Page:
There’s a scene at the end of the movie The Candidate where Robert Redford has just won election to the Senate in a race he never expected. He pulls his consultant (Peter Boyle) aside and asks “What do we do now?”
Redford never expected, nor really wanted, to win the election. He ran with the promise that he could say whatever he thought. The honesty paid off and he won.
Then he didn’t know what to do.
Most of us don’t start projects expecting to fail.
Sure there are some times, like in The Fellowship of the Ring when you know that you’re particular mission may fail, but it’s for the greater good. Surely you know the reference.
As Frodo and Sam are attempting to make it to Mount Doom, Aragorn and Gandalf launch a counter attack to divert the Eye of Sauron.
Certainty of death, “small” chance of success… What are we waiting for?
In the end they were victorious, but they were willing to forge ahead for the cause and to help someone else win.
There’s a sermon in that, but I’m not preaching.
The thing is, like I talked about yesterday, when we embark upon a project we generally know the steps to reach our goal.
But, life happens, and inevitably we reach a decision point where we have to ask “what’s next?”
I’ve got a bundle of projects where I’m asking just that.
I’ve set some goals. I’ve set some deadlines.
One of them is my writing a minimum of 500 words a day. I’ve done consistently for over three weeks now. No, that’s not really very long. But it’s a start. And it’s part of the process to get me to the full-time writing status.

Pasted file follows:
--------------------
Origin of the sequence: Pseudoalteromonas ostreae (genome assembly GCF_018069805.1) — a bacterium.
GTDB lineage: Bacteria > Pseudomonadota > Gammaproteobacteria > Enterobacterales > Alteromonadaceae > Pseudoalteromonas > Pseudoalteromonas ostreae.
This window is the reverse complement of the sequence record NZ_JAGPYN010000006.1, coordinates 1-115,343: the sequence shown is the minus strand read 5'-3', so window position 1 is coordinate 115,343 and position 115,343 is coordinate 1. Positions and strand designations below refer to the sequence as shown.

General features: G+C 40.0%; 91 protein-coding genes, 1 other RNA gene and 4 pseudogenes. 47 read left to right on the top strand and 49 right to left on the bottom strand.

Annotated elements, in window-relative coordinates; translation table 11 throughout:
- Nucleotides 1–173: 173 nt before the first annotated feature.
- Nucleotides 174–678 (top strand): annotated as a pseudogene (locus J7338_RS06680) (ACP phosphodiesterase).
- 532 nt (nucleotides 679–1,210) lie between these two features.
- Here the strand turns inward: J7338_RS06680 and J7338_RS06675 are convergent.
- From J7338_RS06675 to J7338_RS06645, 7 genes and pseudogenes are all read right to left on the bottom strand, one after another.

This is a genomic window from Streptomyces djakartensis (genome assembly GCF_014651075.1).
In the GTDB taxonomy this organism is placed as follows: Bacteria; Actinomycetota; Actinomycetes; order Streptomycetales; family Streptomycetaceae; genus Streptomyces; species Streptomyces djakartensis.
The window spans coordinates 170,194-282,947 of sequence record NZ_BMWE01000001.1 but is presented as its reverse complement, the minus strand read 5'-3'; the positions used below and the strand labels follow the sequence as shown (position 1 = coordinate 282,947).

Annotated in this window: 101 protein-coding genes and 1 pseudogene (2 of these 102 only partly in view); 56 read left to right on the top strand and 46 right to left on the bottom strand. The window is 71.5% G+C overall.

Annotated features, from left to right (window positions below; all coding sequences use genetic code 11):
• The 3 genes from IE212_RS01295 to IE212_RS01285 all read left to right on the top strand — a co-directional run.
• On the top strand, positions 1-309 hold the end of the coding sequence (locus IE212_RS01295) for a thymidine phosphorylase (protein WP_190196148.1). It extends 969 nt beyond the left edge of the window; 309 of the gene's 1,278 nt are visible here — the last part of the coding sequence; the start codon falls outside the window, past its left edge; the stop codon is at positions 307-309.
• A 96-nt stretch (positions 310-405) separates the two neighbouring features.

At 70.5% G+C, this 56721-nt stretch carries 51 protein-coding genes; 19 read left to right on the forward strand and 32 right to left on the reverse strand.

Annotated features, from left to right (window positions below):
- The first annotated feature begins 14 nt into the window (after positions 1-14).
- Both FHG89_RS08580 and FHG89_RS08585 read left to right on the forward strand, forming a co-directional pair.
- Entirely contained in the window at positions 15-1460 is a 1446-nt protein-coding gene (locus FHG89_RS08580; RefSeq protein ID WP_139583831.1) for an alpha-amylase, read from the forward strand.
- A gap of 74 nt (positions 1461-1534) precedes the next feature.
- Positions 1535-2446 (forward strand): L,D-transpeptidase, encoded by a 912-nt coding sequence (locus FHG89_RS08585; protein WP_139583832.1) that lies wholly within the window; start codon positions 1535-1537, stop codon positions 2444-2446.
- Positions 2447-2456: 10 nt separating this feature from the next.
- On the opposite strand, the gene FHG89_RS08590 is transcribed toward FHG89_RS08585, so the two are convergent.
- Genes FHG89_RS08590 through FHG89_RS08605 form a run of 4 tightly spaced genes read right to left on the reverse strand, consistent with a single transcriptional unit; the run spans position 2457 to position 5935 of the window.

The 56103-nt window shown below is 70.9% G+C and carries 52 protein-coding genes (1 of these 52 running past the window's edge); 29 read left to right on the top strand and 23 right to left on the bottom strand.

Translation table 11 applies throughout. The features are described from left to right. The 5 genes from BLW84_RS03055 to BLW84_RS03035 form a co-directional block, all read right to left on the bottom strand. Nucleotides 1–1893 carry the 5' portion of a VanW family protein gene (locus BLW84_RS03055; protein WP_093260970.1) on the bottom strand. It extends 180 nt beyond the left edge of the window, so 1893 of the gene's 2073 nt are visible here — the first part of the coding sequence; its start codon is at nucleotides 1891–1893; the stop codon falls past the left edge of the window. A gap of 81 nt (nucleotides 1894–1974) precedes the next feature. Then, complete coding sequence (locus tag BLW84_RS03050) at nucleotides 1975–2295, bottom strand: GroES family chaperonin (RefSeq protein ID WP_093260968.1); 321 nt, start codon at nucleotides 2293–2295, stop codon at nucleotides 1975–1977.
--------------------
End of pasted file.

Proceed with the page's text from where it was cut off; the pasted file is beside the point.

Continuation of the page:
Never mind the details on what the other goals and deadlines are. They deal with what happens to the day job, what happens to the acting, what happens to producing events and shows. Not to mention what happens to the unfinished canvases and art supplies sitting behind me (I need a snow day for that).
I guess what I’m saying is that, for many of those, I’m at the point of asking “What do we do now?”
More importantly, with the realization that I can’t do it all, I’m getting to the point of asking “Which do we do now?”
I never got to play Pippin. We won’t talk about the fact that I never looked like I could have played the part.
But, in two separate shows in college I sang one of Pippin’s songs. The lyrics said:
But I won’t rest until I know I’ve had it all.
Yeah, not happening. I need rest. I’m not going to have it all.
And that’s okay.
But, for the record, if you’re casting Pippin, I could rock the part of the king.
What I have to do is decide what’s next with the projects I’ve got going, with the goals I’ve set, with the dreams I’m dreaming.
So, it’s not only okay, it’s appropriate to ask “What do we do now?”